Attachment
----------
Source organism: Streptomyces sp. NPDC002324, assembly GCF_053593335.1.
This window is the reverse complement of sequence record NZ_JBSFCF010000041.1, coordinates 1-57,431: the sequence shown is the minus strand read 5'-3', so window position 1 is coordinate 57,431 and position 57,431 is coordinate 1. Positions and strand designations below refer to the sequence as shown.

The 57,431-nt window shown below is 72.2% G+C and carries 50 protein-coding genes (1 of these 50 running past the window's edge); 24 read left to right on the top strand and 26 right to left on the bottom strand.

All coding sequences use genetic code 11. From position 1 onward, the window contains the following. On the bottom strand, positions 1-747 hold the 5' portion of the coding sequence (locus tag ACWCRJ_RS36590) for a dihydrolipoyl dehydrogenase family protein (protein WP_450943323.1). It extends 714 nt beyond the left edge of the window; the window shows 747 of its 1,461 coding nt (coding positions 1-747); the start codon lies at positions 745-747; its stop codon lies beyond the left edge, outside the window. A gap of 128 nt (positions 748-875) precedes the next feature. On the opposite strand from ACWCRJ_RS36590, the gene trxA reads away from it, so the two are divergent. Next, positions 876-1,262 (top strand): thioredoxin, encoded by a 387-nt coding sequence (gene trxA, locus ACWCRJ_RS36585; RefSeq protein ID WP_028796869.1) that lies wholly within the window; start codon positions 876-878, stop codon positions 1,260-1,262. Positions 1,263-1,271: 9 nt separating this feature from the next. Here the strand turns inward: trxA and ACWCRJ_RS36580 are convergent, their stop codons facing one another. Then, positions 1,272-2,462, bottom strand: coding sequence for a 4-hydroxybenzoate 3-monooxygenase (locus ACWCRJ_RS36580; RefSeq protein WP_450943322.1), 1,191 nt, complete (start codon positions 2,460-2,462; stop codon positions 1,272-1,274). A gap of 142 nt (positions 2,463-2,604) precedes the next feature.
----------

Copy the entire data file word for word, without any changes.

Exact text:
Source organism: Streptomyces sp. NPDC002324, assembly GCF_053593335.1.
This window is the reverse complement of sequence record NZ_JBSFCF010000041.1, coordinates 1-57,431: the sequence shown is the minus strand read 5'-3', so window position 1 is coordinate 57,431 and position 57,431 is coordinate 1. Positions and strand designations below refer to the sequence as shown.

The 57,431-nt window shown below is 72.2% G+C and carries 50 protein-coding genes (1 of these 50 running past the window's edge); 24 read left to right on the top strand and 26 right to left on the bottom strand.

All coding sequences use genetic code 11. From position 1 onward, the window contains the following. On the bottom strand, positions 1-747 hold the 5' portion of the coding sequence (locus tag ACWCRJ_RS36590) for a dihydrolipoyl dehydrogenase family protein (protein WP_450943323.1). It extends 714 nt beyond the left edge of the window; the window shows 747 of its 1,461 coding nt (coding positions 1-747); the start codon lies at positions 745-747; its stop codon lies beyond the left edge, outside the window. A gap of 128 nt (positions 748-875) precedes the next feature. On the opposite strand from ACWCRJ_RS36590, the gene trxA reads away from it, so the two are divergent. Next, positions 876-1,262 (top strand): thioredoxin, encoded by a 387-nt coding sequence (gene trxA, locus ACWCRJ_RS36585; RefSeq protein ID WP_028796869.1) that lies wholly within the window; start codon positions 876-878, stop codon positions 1,260-1,262. Positions 1,263-1,271: 9 nt separating this feature from the next. Here the strand turns inward: trxA and ACWCRJ_RS36580 are convergent, their stop codons facing one another. Then, positions 1,272-2,462, bottom strand: coding sequence for a 4-hydroxybenzoate 3-monooxygenase (locus ACWCRJ_RS36580; RefSeq protein WP_450943322.1), 1,191 nt, complete (start codon positions 2,460-2,462; stop codon positions 1,272-1,274). A gap of 142 nt (positions 2,463-2,604) precedes the next feature.